Confusion: Giants & Super Giants in leopard geckos

So I’m the proud new owner of this handsome little guy

My confusion is that he is extremely bigger (in my opinion) then my other geckos his measurements are 9 3/4 inches and little over 99 grams is he a giant leopard gecko? My male I’ve had for 2 years is 9 inches and 64 grams

What’s the difference (besides weight obviously) I’ve been told giant is 9-11 inches and 85-110 grams and a normal is 6.5-8 inches and 45-80 grams… Is this accurate?


I believe so but someone with more leo knowledge like @mblaney or the other Riley/ @erie-herps probably would be a better help.

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This is something I’m not sure of. I’m under the impression that the labels ‘Giant’ and ‘Super Giant,’ just like ‘Godzilla Super Giant,’ are actually names of specific lines, not just a descriptor for very large geckos.

The first ‘Giant’ that I remember (please someone correct me if I’m wrong, this was quite some time ago) was a gecko named ‘Moose,’ owned by Ron Tremper. (Side note: though Tremper is now retired, his stock and brand are still in use with another breeder as of me writing this.)

Moose passed away fairly young, but had many descendants, and I’m pretty sure that the term ‘Giant’ actually means, ‘descended from Moose,’ as opposed to just being a descriptor of size. I don’t know when the label ‘Super Giant’ started getting used, but my guess is that it is probably a term that means ‘descended from (a particular gecko), who was in turn a descendant of Moose.’ Just as ‘Godzilla Giants’ are descended from a gecko named Godzilla. I can’t remember who owns/owned Godzilla, apologies.

Labels aside, it’s not really valid to use weight to compare ‘size,’ as a morbidly obese gecko will also be heavy. So, if you are looking to compare two geckos, use their length, not their weight. This was actually a sort of drama back in the day, as some critics of the ‘Giant’ morph felt that Moose & other Giants were being overfed in an effort to increase their weight & make them sound bigger.

edit: Your gecko does sound large. But unless you know his genetic history, I don’t think the ‘Giant’ label can be used, if I’m correct about it being line-specific.


Everything said above is accurate. He might be a larger gecko but I don’t think the Giant “morph” has been proven genetic to my knowledge (by mendelian inheritance, it’s likely polymorphic). The reason he might be heavier is because he’s a fatter gecko (not obese, just fatter than your other male). You will get different opinions depending who you ask but unless you’re positive that he’s from a Giant line then I wouldn’t use the label.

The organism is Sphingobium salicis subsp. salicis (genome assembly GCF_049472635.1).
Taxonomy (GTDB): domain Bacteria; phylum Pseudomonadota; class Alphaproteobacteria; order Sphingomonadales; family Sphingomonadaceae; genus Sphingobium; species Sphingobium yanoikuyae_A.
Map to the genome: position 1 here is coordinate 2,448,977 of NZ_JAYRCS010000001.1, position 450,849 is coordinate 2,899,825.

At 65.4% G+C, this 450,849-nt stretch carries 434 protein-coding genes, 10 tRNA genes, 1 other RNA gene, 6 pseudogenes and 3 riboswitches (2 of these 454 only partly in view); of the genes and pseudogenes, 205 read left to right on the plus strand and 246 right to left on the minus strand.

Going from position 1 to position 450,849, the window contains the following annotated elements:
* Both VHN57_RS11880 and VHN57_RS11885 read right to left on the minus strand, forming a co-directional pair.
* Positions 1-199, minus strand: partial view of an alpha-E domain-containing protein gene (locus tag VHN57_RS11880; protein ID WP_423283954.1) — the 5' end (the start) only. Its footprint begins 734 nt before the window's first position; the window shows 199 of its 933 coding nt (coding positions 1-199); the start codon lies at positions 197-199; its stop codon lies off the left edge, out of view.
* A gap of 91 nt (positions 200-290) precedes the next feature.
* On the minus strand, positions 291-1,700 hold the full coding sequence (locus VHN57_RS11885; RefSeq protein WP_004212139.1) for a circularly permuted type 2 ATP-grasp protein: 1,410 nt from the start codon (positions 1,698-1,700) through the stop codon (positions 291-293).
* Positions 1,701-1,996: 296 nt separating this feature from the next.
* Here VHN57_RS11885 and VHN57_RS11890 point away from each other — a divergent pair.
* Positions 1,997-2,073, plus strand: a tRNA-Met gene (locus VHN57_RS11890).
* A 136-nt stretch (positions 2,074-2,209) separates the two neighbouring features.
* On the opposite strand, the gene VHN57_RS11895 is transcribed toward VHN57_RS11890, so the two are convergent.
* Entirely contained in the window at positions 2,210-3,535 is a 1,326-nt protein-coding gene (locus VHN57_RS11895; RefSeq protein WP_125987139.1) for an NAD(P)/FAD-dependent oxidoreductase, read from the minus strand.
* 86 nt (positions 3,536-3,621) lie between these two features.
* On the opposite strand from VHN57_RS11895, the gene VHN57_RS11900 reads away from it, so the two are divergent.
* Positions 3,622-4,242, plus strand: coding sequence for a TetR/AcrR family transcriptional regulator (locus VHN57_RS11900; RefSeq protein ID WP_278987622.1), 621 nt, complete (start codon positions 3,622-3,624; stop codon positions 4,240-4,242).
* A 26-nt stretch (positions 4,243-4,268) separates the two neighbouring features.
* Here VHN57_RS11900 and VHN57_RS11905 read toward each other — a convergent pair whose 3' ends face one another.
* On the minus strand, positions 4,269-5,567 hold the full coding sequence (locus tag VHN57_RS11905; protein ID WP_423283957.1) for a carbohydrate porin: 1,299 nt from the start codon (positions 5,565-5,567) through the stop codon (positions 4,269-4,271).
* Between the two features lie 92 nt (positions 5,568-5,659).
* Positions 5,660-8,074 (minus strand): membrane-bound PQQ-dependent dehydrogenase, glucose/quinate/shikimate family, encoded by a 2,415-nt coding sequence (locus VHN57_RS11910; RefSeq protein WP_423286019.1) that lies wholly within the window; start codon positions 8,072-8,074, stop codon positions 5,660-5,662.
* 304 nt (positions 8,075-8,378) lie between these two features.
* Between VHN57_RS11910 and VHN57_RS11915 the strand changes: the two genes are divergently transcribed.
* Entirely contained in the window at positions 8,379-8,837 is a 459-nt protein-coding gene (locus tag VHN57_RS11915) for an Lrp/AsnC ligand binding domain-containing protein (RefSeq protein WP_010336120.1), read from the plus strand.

Thank you everyone for your help this does solve a lot of my confusion and appreciate all of the information you have given me the Humane Society I got him from freely admitted they did not know a lot about geckos so they weren’t sure of his type the pictures don’t do him Justice I’ll try to get better ones and do a different post to see if you guys can help me identify him he is very loving and calm considering he was just dumped somewhere instead of being in a forever home

The morph looks like a super hypo baldy poss. carrot tail (I’d need more pictures to tell).

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I’ll get some more detailed ones tomorrow todays been a little stressful and long for him so going to leave him alone for the night let him rest


Ron Tremper eventually determined that the morph is a recessive gene. IIRC this was not known when his original book came out. He knew that Moose’s size was some way linked to genetics because he got to that size eating nothing but mealworms, but didn’t know that it was recessive.

If someone knows the origin of Godzilla, please chime in!

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I believe Godzilla originated from Steve Sykes (Geckos Etc). I don’t know more specific details though. He had a page about it on his website but looks like they have updated it and the page isn’t there anymore, but there are Godzilla giants for sale on his website.


As a quick note I wanted to chime in that something I’ve noticed with many leopard gecko morphs is that different breeders form their own opinions re: inheritance, whether a trait is polygenic, recessive, co-dominant, etc., but that there is often not a general consensus until a morph has been around a very long time, as there’s no published, peer-reviewed documentation to reference. So whenever a single breeder is the source of information like that, I always take it with a grain of salt. Especially as I’ve perceived a general bias against self-reporting a morph as polygenic.